Regulated RNA processing in the control of Arabidopsis flowering
Published: 1 August 2005
Victor Quesada1, Caroline Dean2 and Gordon G. Simpson*,3,4
1División de Genética and Instituto de Bioingeniería, Universidad Miguel Hernández, Campus de Elche, Elche, Spain, 2Department of Cell & Developmental Biology, John Innes Centre, Norwich, U.K, 3Dundee University Plant Research Unit at SCRI, Invergowrie, Dundee, U.K. and 4Gene Expression Programme, Scottish Crop Research Institute, Invergowrie, Dundee, UK.
Flowering time is controlled in order to ensure reproductive success. Molecular genetic analyses in Arabidopsis thaliana have identified many genes regulating this developmental switch. One group of factors which promote flowering do so by down-regulating the expression of the MADS-box floral repressor, FLC. RNA processing appears to play an important role in this regulation as genes within this group encode RNA binding proteins (FCA, FPA and FLK) and an mRNA 3' end processing factor (FY). FCA promotes flowering and negatively autoregulates its own expression post-transcriptionally through a mechanism that involves alternative polyadenylation. FCA physically interacts with FY and this interaction is required for the function FY performs in flowering control and in FCA autoregulation. Potential similarities are emerging in the molecular mechanisms controlling FLC expression and those controlling the floral homeotic gene, AGAMOUS. In addition, microRNAs have been shown to regulate plant developmental processes including the timing to flower. Together, these new data indicate that post-transcriptional regulation of gene expression plays an important role in regulating the floral transition.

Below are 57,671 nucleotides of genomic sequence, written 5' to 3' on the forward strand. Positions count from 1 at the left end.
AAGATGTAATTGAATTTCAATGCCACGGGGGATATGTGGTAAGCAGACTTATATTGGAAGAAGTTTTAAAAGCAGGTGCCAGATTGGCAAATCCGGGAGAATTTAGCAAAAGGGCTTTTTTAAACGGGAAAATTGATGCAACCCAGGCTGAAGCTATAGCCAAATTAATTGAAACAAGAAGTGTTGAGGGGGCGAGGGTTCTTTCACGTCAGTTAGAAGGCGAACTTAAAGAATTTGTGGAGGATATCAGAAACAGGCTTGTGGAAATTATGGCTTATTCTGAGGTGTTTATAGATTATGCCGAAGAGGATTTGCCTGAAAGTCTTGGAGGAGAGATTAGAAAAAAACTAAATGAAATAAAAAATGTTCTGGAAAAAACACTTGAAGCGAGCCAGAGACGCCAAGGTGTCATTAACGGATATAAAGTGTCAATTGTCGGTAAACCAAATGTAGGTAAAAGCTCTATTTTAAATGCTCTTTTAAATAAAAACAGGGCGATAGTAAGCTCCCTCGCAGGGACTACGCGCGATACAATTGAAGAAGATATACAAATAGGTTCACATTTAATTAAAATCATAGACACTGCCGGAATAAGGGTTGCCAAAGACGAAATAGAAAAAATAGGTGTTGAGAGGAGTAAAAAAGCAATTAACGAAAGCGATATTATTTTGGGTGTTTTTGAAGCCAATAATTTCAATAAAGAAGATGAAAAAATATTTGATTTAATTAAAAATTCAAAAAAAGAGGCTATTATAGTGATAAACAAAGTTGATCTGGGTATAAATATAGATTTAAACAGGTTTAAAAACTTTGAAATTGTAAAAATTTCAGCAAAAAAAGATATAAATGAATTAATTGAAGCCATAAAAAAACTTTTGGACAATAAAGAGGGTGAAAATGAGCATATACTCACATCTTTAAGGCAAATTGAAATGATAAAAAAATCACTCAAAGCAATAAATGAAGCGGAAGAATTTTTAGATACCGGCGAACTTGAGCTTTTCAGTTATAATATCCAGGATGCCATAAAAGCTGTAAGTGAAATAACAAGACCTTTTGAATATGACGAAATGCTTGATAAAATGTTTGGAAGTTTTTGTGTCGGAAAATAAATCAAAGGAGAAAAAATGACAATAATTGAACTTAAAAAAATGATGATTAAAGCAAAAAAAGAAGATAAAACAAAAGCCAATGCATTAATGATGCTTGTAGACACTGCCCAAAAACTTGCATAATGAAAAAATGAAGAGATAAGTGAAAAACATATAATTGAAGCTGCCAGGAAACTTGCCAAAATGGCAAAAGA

Arabidopsis thaliana, flowering time, RNA processing, RNA-binding protein, miRNA